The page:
Newport – Friday, March 20, 2015

Enjoyed the continental breakfast included at our hotel, checked out, and drove around to Ft. Adams, one of the Atlantic coastline defenses built after the War of 1812, just like Ft. Warren on George’s Island in Boston Harbor. The fort itself wasn’t open for tours till noon, so we just walked around outside, enjoying the harbor view – which is also the view from the main stage at the Newport Jazz Festival.

Another day, another mansion! On to Chateau Sur Mer, the precursor to the Gilded Age mansions, completed in 1852 by the Wetmore family, which made its fortune in the China trade. It’s a grand Victorian-style home, with flowering frescoes covering the ceilings and undersides of the grand staircases in the entrance-way. Richard Morris Hunt, the Beaux Arts-trained architect, remodeled the mansion in the 1870s for the 2nd generation. Its lavishness wasn’t outstripped until Hunt started working on the Vanderbilt “cottages” in the 1890s. The Moon Gate on the grounds shows the China-trade influence.

Moon Gate

Moon Gate

The Newport Art Museum is housed in the Griswold House, also designed by Hunt, in the Modern Gothic style, soon to be known as “stick style.” The Museum hosts artists with a RI connection – one Chihuly piece! Next door is the Redwood Library & Athenaeum, the oldest lending library in America, and the oldest library building in continuous use in the country, founded in 1747. It displays an impressive collection of old portraits, and old books.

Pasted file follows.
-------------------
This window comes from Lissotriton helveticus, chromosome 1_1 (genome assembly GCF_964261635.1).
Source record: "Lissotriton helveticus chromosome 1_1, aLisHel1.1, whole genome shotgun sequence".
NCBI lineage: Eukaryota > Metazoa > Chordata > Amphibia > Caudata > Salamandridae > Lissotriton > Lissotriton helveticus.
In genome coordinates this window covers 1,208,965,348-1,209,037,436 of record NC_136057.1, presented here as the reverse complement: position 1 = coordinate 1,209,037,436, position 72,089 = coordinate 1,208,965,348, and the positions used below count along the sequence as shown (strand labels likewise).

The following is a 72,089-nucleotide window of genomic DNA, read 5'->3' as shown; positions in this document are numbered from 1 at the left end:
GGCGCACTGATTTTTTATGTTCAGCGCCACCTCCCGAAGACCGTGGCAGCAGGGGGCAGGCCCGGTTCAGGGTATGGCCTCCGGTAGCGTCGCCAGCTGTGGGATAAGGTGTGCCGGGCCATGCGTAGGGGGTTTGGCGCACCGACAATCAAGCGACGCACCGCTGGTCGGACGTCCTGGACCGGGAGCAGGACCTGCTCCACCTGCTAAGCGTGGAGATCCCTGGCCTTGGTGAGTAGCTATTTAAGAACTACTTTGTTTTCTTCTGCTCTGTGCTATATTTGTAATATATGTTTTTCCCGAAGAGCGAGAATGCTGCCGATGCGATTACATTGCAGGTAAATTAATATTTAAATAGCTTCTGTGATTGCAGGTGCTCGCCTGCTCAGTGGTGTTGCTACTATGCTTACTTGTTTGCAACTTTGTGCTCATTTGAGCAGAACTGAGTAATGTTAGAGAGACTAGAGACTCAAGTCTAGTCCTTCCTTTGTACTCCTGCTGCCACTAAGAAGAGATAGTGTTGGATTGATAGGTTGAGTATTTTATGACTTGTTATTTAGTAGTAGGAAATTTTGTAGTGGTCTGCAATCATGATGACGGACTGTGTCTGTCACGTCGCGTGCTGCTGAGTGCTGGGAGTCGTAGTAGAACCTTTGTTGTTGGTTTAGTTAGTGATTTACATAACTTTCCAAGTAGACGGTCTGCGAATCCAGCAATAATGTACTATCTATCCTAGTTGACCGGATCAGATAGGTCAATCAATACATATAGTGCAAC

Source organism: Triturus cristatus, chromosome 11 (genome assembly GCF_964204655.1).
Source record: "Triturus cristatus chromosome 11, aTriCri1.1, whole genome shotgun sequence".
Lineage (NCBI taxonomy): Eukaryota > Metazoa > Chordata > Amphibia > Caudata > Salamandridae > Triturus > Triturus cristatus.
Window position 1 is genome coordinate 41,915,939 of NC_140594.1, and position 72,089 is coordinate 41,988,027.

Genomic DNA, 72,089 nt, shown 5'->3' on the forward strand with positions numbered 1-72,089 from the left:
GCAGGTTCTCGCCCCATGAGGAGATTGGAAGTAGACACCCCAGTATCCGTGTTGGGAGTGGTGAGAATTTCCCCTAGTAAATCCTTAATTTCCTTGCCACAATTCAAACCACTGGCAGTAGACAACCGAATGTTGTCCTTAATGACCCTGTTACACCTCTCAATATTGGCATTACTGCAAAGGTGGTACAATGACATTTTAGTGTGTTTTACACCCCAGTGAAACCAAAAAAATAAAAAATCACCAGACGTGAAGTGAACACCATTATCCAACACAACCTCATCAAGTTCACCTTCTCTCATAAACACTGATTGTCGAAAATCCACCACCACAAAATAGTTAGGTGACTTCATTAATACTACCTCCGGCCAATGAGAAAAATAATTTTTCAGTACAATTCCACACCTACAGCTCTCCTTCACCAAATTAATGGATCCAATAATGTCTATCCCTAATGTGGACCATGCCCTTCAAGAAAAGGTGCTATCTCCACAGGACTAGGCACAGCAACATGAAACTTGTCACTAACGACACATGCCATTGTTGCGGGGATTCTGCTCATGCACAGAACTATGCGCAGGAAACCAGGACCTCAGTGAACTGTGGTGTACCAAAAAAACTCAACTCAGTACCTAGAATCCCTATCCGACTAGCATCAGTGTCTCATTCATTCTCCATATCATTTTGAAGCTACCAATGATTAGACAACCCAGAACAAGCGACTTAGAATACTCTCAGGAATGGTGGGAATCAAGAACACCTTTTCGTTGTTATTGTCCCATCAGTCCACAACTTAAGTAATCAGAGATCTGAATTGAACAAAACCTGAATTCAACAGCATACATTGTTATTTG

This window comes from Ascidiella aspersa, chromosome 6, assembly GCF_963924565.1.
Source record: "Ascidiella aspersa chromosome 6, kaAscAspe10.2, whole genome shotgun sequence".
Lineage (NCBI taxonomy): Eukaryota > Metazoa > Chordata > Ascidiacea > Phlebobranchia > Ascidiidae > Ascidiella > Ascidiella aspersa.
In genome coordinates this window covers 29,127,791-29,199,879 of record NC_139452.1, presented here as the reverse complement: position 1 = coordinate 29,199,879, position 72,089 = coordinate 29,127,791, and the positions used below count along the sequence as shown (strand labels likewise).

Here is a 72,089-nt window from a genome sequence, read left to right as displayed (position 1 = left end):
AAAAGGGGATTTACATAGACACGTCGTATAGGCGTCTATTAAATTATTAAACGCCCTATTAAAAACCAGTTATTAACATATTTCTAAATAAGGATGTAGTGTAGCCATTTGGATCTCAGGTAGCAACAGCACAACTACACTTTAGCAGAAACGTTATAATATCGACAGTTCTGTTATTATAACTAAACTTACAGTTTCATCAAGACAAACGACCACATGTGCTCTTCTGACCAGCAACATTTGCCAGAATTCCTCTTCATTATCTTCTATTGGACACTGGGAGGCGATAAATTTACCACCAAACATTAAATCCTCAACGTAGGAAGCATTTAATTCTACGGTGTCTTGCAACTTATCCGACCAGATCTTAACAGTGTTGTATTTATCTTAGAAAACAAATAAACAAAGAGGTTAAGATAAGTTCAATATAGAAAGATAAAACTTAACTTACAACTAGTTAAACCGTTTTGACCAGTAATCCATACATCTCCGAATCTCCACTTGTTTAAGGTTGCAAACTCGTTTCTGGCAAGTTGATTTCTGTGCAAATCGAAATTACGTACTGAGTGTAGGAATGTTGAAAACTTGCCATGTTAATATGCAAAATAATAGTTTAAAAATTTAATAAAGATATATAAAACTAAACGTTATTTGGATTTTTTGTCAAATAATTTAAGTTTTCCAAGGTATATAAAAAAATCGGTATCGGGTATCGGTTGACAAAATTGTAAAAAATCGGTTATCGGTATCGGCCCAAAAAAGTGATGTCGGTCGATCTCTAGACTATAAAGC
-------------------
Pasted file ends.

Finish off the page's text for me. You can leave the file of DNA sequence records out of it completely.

Enjoyed lunch at Meg’s Aussie Milk Bar, with all kinds of Australian decor, including the proprietor. Great sandwiches, service, and friendliness.

Around the corner is a plaque marking the corner as the site of the U.S. Naval Academy, which decamped to Newport during the Civil War, since Annapolis was too close to the Confederate states. IMG_5783

Across the street is lovely little Touro Park, donated by Judah Touro – with statues, gardens, paths, and the old stone Newport Tower, built around 1650 by Rhode Island’s first Colonial governor Benedict Arnold (grandfather of the Revolutionary War traitor). Or built by Vikings – no one’s sure, but Arnold did own it. The base of the statue, designed by Hunt (he’s everywhere!), of Commodore Matthew Perry features 4 bronze bas-relief sculptures of his significant achievements – including opening Japan to trade.





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